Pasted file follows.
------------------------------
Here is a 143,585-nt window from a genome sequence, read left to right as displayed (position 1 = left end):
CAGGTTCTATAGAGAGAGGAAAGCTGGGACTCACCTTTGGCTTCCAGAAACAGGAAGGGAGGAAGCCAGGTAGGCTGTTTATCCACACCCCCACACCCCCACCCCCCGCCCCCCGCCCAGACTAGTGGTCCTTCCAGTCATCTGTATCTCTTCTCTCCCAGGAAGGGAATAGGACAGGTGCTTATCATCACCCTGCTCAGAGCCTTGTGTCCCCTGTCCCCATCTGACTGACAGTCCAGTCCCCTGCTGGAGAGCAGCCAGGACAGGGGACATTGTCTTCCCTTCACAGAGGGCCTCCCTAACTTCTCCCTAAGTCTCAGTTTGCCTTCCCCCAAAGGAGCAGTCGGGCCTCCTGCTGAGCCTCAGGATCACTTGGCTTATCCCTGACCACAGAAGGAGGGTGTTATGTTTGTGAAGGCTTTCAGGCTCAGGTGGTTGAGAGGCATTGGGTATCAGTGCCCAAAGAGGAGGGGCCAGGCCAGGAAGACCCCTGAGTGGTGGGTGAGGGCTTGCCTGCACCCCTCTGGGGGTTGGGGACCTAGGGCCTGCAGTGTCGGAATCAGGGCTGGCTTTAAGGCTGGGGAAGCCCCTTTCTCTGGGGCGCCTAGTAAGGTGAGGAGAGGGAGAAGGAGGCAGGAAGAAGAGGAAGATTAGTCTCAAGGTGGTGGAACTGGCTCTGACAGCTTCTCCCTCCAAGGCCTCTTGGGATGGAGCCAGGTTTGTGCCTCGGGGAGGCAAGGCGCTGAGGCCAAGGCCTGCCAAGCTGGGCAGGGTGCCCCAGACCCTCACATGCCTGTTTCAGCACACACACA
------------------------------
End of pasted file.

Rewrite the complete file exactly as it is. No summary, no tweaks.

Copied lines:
Here is a 143,585-nt window from a genome sequence, read left to right as displayed (position 1 = left end):
CAGGTTCTATAGAGAGAGGAAAGCTGGGACTCACCTTTGGCTTCCAGAAACAGGAAGGGAGGAAGCCAGGTAGGCTGTTTATCCACACCCCCACACCCCCACCCCCCGCCCCCCGCCCAGACTAGTGGTCCTTCCAGTCATCTGTATCTCTTCTCTCCCAGGAAGGGAATAGGACAGGTGCTTATCATCACCCTGCTCAGAGCCTTGTGTCCCCTGTCCCCATCTGACTGACAGTCCAGTCCCCTGCTGGAGAGCAGCCAGGACAGGGGACATTGTCTTCCCTTCACAGAGGGCCTCCCTAACTTCTCCCTAAGTCTCAGTTTGCCTTCCCCCAAAGGAGCAGTCGGGCCTCCTGCTGAGCCTCAGGATCACTTGGCTTATCCCTGACCACAGAAGGAGGGTGTTATGTTTGTGAAGGCTTTCAGGCTCAGGTGGTTGAGAGGCATTGGGTATCAGTGCCCAAAGAGGAGGGGCCAGGCCAGGAAGACCCCTGAGTGGTGGGTGAGGGCTTGCCTGCACCCCTCTGGGGGTTGGGGACCTAGGGCCTGCAGTGTCGGAATCAGGGCTGGCTTTAAGGCTGGGGAAGCCCCTTTCTCTGGGGCGCCTAGTAAGGTGAGGAGAGGGAGAAGGAGGCAGGAAGAAGAGGAAGATTAGTCTCAAGGTGGTGGAACTGGCTCTGACAGCTTCTCCCTCCAAGGCCTCTTGGGATGGAGCCAGGTTTGTGCCTCGGGGAGGCAAGGCGCTGAGGCCAAGGCCTGCCAAGCTGGGCAGGGTGCCCCAGACCCTCACATGCCTGTTTCAGCACACACACA